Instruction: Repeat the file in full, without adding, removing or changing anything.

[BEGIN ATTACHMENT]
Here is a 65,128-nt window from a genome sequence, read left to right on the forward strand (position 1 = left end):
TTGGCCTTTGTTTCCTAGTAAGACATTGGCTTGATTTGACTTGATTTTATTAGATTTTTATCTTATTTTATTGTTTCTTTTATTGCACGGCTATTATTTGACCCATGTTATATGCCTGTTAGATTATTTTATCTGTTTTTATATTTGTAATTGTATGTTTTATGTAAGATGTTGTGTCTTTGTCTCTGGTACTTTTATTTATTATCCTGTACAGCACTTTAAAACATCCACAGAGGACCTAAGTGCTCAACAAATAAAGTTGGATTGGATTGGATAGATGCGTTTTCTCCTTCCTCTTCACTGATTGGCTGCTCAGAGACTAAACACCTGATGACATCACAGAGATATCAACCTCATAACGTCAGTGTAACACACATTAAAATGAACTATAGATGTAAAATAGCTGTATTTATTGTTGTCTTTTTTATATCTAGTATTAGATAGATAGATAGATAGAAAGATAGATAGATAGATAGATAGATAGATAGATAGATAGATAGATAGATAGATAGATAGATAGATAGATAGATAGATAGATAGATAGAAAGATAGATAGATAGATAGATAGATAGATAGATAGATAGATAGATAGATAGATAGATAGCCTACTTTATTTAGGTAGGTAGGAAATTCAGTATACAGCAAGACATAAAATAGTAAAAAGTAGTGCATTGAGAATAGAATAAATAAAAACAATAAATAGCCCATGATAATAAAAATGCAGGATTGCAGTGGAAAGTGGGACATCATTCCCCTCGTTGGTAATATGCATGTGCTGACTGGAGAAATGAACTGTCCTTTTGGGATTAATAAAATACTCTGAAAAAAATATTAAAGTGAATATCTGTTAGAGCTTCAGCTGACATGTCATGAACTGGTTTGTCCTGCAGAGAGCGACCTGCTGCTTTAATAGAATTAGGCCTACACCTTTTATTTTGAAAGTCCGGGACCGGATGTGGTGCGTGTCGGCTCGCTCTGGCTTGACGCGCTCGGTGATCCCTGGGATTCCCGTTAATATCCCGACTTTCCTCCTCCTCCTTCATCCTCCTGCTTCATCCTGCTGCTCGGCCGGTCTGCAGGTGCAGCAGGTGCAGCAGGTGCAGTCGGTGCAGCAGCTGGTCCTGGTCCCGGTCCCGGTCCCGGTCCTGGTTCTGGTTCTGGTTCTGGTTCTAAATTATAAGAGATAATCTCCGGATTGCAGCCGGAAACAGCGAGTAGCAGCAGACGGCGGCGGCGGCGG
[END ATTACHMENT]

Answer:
Here is a 65,128-nt window from a genome sequence, read left to right on the forward strand (position 1 = left end):
TTGGCCTTTGTTTCCTAGTAAGACATTGGCTTGATTTGACTTGATTTTATTAGATTTTTATCTTATTTTATTGTTTCTTTTATTGCACGGCTATTATTTGACCCATGTTATATGCCTGTTAGATTATTTTATCTGTTTTTATATTTGTAATTGTATGTTTTATGTAAGATGTTGTGTCTTTGTCTCTGGTACTTTTATTTATTATCCTGTACAGCACTTTAAAACATCCACAGAGGACCTAAGTGCTCAACAAATAAAGTTGGATTGGATTGGATAGATGCGTTTTCTCCTTCCTCTTCACTGATTGGCTGCTCAGAGACTAAACACCTGATGACATCACAGAGATATCAACCTCATAACGTCAGTGTAACACACATTAAAATGAACTATAGATGTAAAATAGCTGTATTTATTGTTGTCTTTTTTATATCTAGTATTAGATAGATAGATAGATAGAAAGATAGATAGATAGATAGATAGATAGATAGATAGATAGATAGATAGATAGATAGATAGATAGATAGATAGATAGATAGATAGATAGAAAGATAGATAGATAGATAGATAGATAGATAGATAGATAGATAGATAGATAGATAGATAGCCTACTTTATTTAGGTAGGTAGGAAATTCAGTATACAGCAAGACATAAAATAGTAAAAAGTAGTGCATTGAGAATAGAATAAATAAAAACAATAAATAGCCCATGATAATAAAAATGCAGGATTGCAGTGGAAAGTGGGACATCATTCCCCTCGTTGGTAATATGCATGTGCTGACTGGAGAAATGAACTGTCCTTTTGGGATTAATAAAATACTCTGAAAAAAATATTAAAGTGAATATCTGTTAGAGCTTCAGCTGACATGTCATGAACTGGTTTGTCCTGCAGAGAGCGACCTGCTGCTTTAATAGAATTAGGCCTACACCTTTTATTTTGAAAGTCCGGGACCGGATGTGGTGCGTGTCGGCTCGCTCTGGCTTGACGCGCTCGGTGATCCCTGGGATTCCCGTTAATATCCCGACTTTCCTCCTCCTCCTTCATCCTCCTGCTTCATCCTGCTGCTCGGCCGGTCTGCAGGTGCAGCAGGTGCAGCAGGTGCAGTCGGTGCAGCAGCTGGTCCTGGTCCCGGTCCCGGTCCCGGTCCTGGTTCTGGTTCTGGTTCTGGTTCTAAATTATAAGAGATAATCTCCGGATTGCAGCCGGAAACAGCGAGTAGCAGCAGACGGCGGCGGCGGCGG